Alright, guys. After bashing romances for so long, it’s time to officially explain what about them makes me roll my eyes in disgust.
First off, Romance as a genre is one I heartily stay away from. It seems to be a very limited genre, because I can only imagine so many ways to write a relationship being played out. Also, the covers on Romance novels tend to involve muscled men and alluring women. Nothing wrong with people like that, of course, but it just screams unrealistic. And I’m an avid supporter of realistic novels.
When I say romances annoy me, I’m generally talking about ones incorporated into other genres, dystopian and fantasy being the ones I’m most familiar with.
Problem #1: Authors include romance because it is expected of them, not because their story needs it.
I think this is most obvious when you go into the book store and pick up books at random, finding descriptions that can be boiled down to “Female character is determined to rid the world of tyranny, but finds herself way out of her league until she meets the handsome but mysterious Male character. But he is the enemy, and she must either choose to trust him, or risk failing her mission.” Or something similar.
This annoys me so, so much because authors have found that this sort of “formula” works for their audience. It has worked for other authors and so should work for the new novels being pushed out. The problem is, formulas don’t work for novels. If all novels are A + B + C = D, then readers will start to expect to see A + B + C = D, and readers hate to know what’s coming. (At least, I know I hate predicting correctly.)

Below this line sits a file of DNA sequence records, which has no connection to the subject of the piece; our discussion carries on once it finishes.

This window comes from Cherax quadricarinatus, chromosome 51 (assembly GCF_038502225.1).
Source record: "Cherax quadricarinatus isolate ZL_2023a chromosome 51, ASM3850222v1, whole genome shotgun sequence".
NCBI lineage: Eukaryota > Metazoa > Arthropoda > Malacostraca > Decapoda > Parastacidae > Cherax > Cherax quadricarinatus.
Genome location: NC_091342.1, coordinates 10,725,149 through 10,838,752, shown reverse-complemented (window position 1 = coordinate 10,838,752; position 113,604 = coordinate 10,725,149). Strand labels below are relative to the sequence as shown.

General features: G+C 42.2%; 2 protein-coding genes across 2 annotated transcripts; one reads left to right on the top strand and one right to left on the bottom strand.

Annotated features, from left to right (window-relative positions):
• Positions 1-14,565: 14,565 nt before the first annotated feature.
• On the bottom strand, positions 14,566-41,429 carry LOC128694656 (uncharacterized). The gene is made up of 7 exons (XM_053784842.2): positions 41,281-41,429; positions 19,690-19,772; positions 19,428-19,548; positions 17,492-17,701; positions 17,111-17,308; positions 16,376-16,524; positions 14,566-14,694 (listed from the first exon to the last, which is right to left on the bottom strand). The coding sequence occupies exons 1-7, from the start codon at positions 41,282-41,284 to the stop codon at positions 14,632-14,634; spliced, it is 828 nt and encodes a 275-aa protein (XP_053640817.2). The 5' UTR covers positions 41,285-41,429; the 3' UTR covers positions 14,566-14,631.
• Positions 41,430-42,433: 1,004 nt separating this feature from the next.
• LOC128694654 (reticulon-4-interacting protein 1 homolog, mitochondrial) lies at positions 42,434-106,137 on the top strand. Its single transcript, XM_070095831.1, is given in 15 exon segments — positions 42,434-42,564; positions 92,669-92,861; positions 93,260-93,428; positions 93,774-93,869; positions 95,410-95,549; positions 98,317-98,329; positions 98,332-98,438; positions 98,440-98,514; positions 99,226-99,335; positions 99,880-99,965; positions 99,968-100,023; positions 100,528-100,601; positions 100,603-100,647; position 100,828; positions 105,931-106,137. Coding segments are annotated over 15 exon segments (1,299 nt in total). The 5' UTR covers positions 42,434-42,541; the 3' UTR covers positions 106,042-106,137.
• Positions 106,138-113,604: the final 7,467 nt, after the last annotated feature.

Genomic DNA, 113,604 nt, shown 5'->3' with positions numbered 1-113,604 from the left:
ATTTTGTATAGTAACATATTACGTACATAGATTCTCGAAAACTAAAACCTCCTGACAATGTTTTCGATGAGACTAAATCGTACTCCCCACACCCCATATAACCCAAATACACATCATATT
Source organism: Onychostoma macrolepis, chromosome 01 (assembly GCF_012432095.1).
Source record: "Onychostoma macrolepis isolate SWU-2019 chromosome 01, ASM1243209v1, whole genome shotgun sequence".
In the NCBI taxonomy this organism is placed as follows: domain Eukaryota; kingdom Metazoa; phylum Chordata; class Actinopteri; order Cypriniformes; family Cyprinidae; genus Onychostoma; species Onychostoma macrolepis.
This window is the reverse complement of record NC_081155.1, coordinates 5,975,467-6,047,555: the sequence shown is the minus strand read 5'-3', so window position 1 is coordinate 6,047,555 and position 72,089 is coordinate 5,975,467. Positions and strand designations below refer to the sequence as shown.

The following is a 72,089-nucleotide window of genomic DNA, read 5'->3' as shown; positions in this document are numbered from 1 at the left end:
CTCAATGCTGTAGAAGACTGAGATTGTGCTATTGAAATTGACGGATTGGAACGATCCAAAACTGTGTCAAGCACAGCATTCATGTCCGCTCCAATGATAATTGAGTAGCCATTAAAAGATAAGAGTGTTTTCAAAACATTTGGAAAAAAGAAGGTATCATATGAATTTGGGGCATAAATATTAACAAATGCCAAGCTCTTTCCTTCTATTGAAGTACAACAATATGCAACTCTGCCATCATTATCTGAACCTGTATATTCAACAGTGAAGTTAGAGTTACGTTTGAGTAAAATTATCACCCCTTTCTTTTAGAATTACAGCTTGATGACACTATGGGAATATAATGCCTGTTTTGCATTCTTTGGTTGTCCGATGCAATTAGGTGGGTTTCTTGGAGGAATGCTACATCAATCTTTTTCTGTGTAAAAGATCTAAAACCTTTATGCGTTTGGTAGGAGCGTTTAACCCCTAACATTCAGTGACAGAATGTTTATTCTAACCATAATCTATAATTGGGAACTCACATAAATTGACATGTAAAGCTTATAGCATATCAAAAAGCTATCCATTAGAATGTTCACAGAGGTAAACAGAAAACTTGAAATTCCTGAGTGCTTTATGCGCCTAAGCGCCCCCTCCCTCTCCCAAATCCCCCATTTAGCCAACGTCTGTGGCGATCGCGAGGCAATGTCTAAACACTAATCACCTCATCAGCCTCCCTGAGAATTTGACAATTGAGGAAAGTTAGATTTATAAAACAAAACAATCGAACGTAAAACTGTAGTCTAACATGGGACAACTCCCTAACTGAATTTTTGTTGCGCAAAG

Perhaps it would not seem so out of place if it was actually slipped into the story naturally. The A’s and B’s and C’s would blur because even though there is a sort of formula at work, you’ve got fully fleshed characters meeting each other in a way that incites an organic sort of relationship that feels nothing at all like a formula. Instead, though, we get characters who fall in love because they’re near each other, and of course a lot of drama comes as a result of this relationship, and so on and so forth.
Problem #2: Authors give readers an unrealistic sort of romance, both in terms of the relationship itself and the participants of that relationship.
What seems to happen in the novels I’ve read is that authors see the whole “characters need to have flaws” thing, and so give their characters one major flaw to work with, and call it a day. Maybe the men are overly protective, or the women are vapid. Either way, I don’t know any real person who has only one character flaw. Instead, most people I know have several smaller ones.
In novels, obviously, this tends not to be the case because we get characters who are flawed in one way but are perfect in many others. In fact, this is a problem that I have with Sarah J. Maas’s characters in her novels: perfection in most ways except one or two that cause conflict or drama. It’s impressive, I’ll admit, how three-dimensional her characters seem despite that, but the point remains.